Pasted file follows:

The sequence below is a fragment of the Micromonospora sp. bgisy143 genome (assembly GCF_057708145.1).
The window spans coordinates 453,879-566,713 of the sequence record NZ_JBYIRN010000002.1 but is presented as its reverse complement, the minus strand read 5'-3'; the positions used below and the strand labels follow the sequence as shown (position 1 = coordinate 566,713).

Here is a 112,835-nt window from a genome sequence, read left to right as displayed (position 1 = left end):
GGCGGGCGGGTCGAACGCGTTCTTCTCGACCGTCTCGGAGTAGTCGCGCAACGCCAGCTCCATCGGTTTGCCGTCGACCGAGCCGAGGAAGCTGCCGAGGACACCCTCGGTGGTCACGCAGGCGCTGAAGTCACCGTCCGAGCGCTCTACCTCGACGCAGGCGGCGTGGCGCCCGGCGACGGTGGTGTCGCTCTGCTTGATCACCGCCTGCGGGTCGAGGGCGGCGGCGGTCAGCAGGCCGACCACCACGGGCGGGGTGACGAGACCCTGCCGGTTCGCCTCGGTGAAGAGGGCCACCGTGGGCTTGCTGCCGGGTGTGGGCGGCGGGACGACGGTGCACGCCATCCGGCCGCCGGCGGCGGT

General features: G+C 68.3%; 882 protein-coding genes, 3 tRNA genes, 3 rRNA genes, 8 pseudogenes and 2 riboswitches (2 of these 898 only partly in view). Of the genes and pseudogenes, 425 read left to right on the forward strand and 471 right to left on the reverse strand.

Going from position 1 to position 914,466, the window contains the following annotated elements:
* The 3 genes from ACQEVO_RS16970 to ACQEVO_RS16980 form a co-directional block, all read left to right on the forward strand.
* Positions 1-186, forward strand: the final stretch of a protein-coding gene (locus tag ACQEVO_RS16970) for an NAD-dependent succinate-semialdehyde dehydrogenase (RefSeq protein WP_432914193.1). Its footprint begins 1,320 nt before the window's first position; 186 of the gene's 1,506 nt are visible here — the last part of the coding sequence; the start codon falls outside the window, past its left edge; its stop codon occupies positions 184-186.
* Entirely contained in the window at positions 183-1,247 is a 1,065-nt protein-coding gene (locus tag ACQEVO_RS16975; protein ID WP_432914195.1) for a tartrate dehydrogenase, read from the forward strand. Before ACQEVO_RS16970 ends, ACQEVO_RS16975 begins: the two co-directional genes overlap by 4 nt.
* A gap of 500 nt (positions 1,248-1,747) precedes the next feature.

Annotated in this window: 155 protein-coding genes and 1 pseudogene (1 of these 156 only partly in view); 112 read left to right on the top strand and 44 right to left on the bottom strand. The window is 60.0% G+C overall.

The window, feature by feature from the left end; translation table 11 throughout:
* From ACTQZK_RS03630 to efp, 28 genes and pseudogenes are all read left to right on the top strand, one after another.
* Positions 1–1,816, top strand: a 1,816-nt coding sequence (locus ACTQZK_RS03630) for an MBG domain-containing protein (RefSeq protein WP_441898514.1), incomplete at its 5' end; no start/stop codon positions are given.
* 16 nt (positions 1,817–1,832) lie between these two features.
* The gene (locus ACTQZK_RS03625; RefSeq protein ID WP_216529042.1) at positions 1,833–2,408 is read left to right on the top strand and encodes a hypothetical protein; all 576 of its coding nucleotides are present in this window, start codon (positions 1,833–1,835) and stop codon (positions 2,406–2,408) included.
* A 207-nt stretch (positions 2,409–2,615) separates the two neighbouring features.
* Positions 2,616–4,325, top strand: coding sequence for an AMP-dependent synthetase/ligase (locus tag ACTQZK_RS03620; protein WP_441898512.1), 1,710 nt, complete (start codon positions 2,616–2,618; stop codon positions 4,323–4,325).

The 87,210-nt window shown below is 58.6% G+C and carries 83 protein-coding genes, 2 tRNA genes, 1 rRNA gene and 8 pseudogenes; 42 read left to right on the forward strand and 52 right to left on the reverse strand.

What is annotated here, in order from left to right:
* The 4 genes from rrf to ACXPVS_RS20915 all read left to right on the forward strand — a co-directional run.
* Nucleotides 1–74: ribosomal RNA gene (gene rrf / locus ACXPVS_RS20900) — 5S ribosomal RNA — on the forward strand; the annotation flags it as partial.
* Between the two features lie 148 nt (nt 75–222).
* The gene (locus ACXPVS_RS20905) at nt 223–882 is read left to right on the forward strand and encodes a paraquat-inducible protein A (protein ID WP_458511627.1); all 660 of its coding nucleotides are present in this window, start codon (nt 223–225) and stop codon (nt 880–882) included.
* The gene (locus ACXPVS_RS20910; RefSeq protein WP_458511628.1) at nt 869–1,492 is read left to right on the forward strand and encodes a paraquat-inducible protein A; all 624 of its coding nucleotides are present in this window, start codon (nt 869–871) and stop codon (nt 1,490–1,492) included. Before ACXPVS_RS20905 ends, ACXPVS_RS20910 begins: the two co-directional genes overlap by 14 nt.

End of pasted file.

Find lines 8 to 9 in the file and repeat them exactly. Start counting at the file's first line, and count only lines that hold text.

* Positions 1-186, forward strand: the final stretch of a protein-coding gene (locus tag ACQEVO_RS16970) for an NAD-dependent succinate-semialdehyde dehydrogenase (RefSeq protein WP_432914193.1). Its footprint begins 1,320 nt before the window's first position; 186 of the gene's 1,506 nt are visible here — the last part of the coding sequence; the start codon falls outside the window, past its left edge; its stop codon occupies positions 184-186.
* Entirely contained in the window at positions 183-1,247 is a 1,065-nt protein-coding gene (locus tag ACQEVO_RS16975; protein ID WP_432914195.1) for a tartrate dehydrogenase, read from the forward strand. Before ACQEVO_RS16970 ends, ACQEVO_RS16975 begins: the two co-directional genes overlap by 4 nt.